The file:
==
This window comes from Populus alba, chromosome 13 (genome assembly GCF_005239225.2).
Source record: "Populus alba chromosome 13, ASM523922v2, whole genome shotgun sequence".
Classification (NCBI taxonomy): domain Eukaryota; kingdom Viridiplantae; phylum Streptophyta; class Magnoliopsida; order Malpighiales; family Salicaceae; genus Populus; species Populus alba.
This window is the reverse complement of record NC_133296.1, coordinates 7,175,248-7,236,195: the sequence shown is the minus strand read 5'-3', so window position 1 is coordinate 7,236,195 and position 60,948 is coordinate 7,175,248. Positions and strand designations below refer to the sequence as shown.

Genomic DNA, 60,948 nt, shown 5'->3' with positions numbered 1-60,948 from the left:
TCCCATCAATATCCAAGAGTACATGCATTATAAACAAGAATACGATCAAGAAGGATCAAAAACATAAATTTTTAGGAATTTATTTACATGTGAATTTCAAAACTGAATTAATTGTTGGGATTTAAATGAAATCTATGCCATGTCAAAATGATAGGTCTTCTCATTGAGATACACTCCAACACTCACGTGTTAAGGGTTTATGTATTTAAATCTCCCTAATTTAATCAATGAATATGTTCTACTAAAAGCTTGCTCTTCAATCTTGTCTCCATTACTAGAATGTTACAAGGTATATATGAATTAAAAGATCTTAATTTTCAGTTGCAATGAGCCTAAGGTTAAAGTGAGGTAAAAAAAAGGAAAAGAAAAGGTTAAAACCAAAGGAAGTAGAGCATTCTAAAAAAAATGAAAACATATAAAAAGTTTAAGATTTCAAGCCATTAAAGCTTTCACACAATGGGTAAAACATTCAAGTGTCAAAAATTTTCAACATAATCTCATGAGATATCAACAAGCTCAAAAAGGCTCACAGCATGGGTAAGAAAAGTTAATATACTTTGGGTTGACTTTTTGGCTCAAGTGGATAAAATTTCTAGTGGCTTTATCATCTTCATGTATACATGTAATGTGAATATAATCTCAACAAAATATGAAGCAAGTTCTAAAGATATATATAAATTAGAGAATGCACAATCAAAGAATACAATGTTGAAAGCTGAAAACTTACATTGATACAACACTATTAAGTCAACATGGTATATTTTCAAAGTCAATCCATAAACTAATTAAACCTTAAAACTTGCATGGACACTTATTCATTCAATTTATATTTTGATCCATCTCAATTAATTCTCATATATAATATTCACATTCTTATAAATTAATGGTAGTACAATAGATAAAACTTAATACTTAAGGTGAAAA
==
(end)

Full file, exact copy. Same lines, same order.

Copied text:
This window comes from Populus alba, chromosome 13 (genome assembly GCF_005239225.2).
Source record: "Populus alba chromosome 13, ASM523922v2, whole genome shotgun sequence".
Classification (NCBI taxonomy): domain Eukaryota; kingdom Viridiplantae; phylum Streptophyta; class Magnoliopsida; order Malpighiales; family Salicaceae; genus Populus; species Populus alba.
This window is the reverse complement of record NC_133296.1, coordinates 7,175,248-7,236,195: the sequence shown is the minus strand read 5'-3', so window position 1 is coordinate 7,236,195 and position 60,948 is coordinate 7,175,248. Positions and strand designations below refer to the sequence as shown.

Genomic DNA, 60,948 nt, shown 5'->3' with positions numbered 1-60,948 from the left:
TCCCATCAATATCCAAGAGTACATGCATTATAAACAAGAATACGATCAAGAAGGATCAAAAACATAAATTTTTAGGAATTTATTTACATGTGAATTTCAAAACTGAATTAATTGTTGGGATTTAAATGAAATCTATGCCATGTCAAAATGATAGGTCTTCTCATTGAGATACACTCCAACACTCACGTGTTAAGGGTTTATGTATTTAAATCTCCCTAATTTAATCAATGAATATGTTCTACTAAAAGCTTGCTCTTCAATCTTGTCTCCATTACTAGAATGTTACAAGGTATATATGAATTAAAAGATCTTAATTTTCAGTTGCAATGAGCCTAAGGTTAAAGTGAGGTAAAAAAAAGGAAAAGAAAAGGTTAAAACCAAAGGAAGTAGAGCATTCTAAAAAAAATGAAAACATATAAAAAGTTTAAGATTTCAAGCCATTAAAGCTTTCACACAATGGGTAAAACATTCAAGTGTCAAAAATTTTCAACATAATCTCATGAGATATCAACAAGCTCAAAAAGGCTCACAGCATGGGTAAGAAAAGTTAATATACTTTGGGTTGACTTTTTGGCTCAAGTGGATAAAATTTCTAGTGGCTTTATCATCTTCATGTATACATGTAATGTGAATATAATCTCAACAAAATATGAAGCAAGTTCTAAAGATATATATAAATTAGAGAATGCACAATCAAAGAATACAATGTTGAAAGCTGAAAACTTACATTGATACAACACTATTAAGTCAACATGGTATATTTTCAAAGTCAATCCATAAACTAATTAAACCTTAAAACTTGCATGGACACTTATTCATTCAATTTATATTTTGATCCATCTCAATTAATTCTCATATATAATATTCACATTCTTATAAATTAATGGTAGTACAATAGATAAAACTTAATACTTAAGGTGAAAA